12. Colonel

    Colonel Staff Member TrainBoard Supporter

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    Skip,

    Excellent work and the coal mine makes and excellent view block for the staging yard
     
  13. alleydude

    alleydude TrainBoard Member

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    Outstanding! Can't wait to see more!
     
    Last edited by a moderator: Apr 12, 2007
  14. HemiAdda2d

    HemiAdda2d Staff Member TrainBoard Supporter

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    You and I could get along famously.....
    My layout is about 95% curves.. One right after another.....:shade:
    You have made amazing progress! WOW! The coal mine really looks sharp, and thehidden staging is realy well-hidden from view. Well done!:thumbs_up: :thumbs_up:
     
  15. Triplex

    Triplex TrainBoard Member

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    Nice "fiddling"!
     
  16. skipgear

    skipgear TrainBoard Member

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    Thank you for the compliments. Now a question for all....

    The mountain cut that runs along the track on the coal mine side is supposed to be shale. Anybody have a good idea how to replicate shale on a hillside?

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    Something like the cut in the background of this shot.
     
  17. Bernard

    Bernard TrainBoard Member

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    Skipgear,
    Wow, what smooth hills you've made. I was always wondering about cutting foam with a band and/or jig saw. I have a small hand sander and tried on my mountains to smooth the out but wasn't happy with the results (maybe I should try a slightly larger sander) You are making one beautiful layout.
    You work in a hobby store? Your customers are going to benefit from your knowledge from the constrution of your own layout, I hope you're showing them photos of what you're building.
     
  18. skipgear

    skipgear TrainBoard Member

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    Bernard,
    Most of the sanding and shaping after gluing up is done with a loose piece of 80 grit sandpaper and small cross cut saw for large chunks. After it is roughed in with the saw and 80 grit, I have a few foam sanding blocks that I use to knock off the rough surface that the 80 grit leaves behind.

    I use light weight spackling to fill in voids and to fill joints between the layers. I try to at least skim coat everything with spackle just to fill the textrue of the foam a bit. I do everything I can to hide the fact that the layout is made of layers of foam. It doesn't have to be perfect though, it is amazing what ground cover covers and a little texture to the surface helps things look more natural.
     
  19. Hytec

    Hytec TrainBoard Member

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    Tony, shale is a horizontal strata of sediments deposited over the centuries. Occasionally it is slightly folded due to upheavals from below. The vertical lines you see in your photo are from rock drills used to blast the cut, not a natural formation. The layers of different colors are due to the various deposits, i.e. trees, swamps, seashells, etc.

    That said, make your shale formations by troweling the plaster horizontally as it hardens. Then streak it with different shades of light and dark greys, but always horizontally. Remember one other thing, there are no two sedimentary formations that are alike, and none of them are what modelers call "Perfect".

    Have fun!
     
  20. ppuinn

    ppuinn Staff Member

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    Modeling a shale hillside on your layout...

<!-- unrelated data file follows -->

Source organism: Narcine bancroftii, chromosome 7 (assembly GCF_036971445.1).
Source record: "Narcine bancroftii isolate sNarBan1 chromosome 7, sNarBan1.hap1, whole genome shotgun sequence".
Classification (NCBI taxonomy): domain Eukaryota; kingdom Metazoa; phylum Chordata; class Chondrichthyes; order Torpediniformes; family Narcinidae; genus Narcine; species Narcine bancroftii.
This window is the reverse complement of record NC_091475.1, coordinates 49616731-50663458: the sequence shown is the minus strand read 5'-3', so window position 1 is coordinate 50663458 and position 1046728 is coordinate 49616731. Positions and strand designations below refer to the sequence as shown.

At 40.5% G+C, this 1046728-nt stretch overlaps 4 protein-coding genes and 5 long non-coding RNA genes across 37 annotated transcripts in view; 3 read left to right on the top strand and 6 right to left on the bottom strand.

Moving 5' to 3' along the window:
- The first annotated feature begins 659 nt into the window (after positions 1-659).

I've never tried it before so I'm not speaking from experience, just guessing what might be worth a try.

    The picture looks like the rock was scored with a giant hair brush. Could you use plaster (or spackling compound or wallboard joint compound for slower drying time) and repeatedly score it with a hair brush or scrub brush...or maybe even a comb or the edge of a piece of fine metal screen? I'm guessing the bristles of a brush may produce a more natural variation in the lines than the comb or screen which might be too uniform.

    I grew up near a shale hillside about 2/3 the height of the hillside in the picture. As I recall, from the distance of a few yards, the shale was millions of horizontal layers on top of each other, but when you got very close, you could see that there were also vertical lines. If you looked at the hillside from the bluff on the other side of the creek (fifty yards?), it was just a grayish-tan hillside with hardly any visible horizontal lines, except closer to the bottom, and the lines were more visible due to color rather than actual striations in the face of the hillside.
    The hillside colors varied through the year as a function of how much ground water was present...tans from a pale yellow-ish tan like a 2x4 when it was driest, to a light brown like the rolls of brown paper towels in a towel dispenser when there was a little moisture, or the combination gray/tan you see in the cardboard on the back of a pad of 8.5x11 paper, if the ground was a little wetter. During rains, the hillside might vary from a pale tan-ish-gray to charcoal gray (wetter was darker), and days after the rainstorm, the ground water would keep seeping through in some (darker, grayer) spots in the lower part of the hillside after the top of the hillside was already dry (and was a lighter, paler yellow/tan).

    The transition from shale to ground cover was fairly abrupt, like in the picture. I suspect ground cover grew where the hillside was flat enough to accumulate a coating of dirt/topsoil, and the shale was visible where the slope was too steep (over 45 degrees) and too smoothed by erosion for anything to stick to.
    The hillside went directly into a creek, so there wasn't anything growing at the base and only small rocks and shale flakes were there (and mud too, IIRC...).

    FWIW, the picture looks like the hillside was a cut made for the RR, so the angle of a naturally occuring shale face on a hillside may be steeper than the face through an engineered cut. Hmmm...if it is a very old cut, then perhaps some of the terraced or flattest areas have accumulated enough dirt/topsoil to support some vegetation.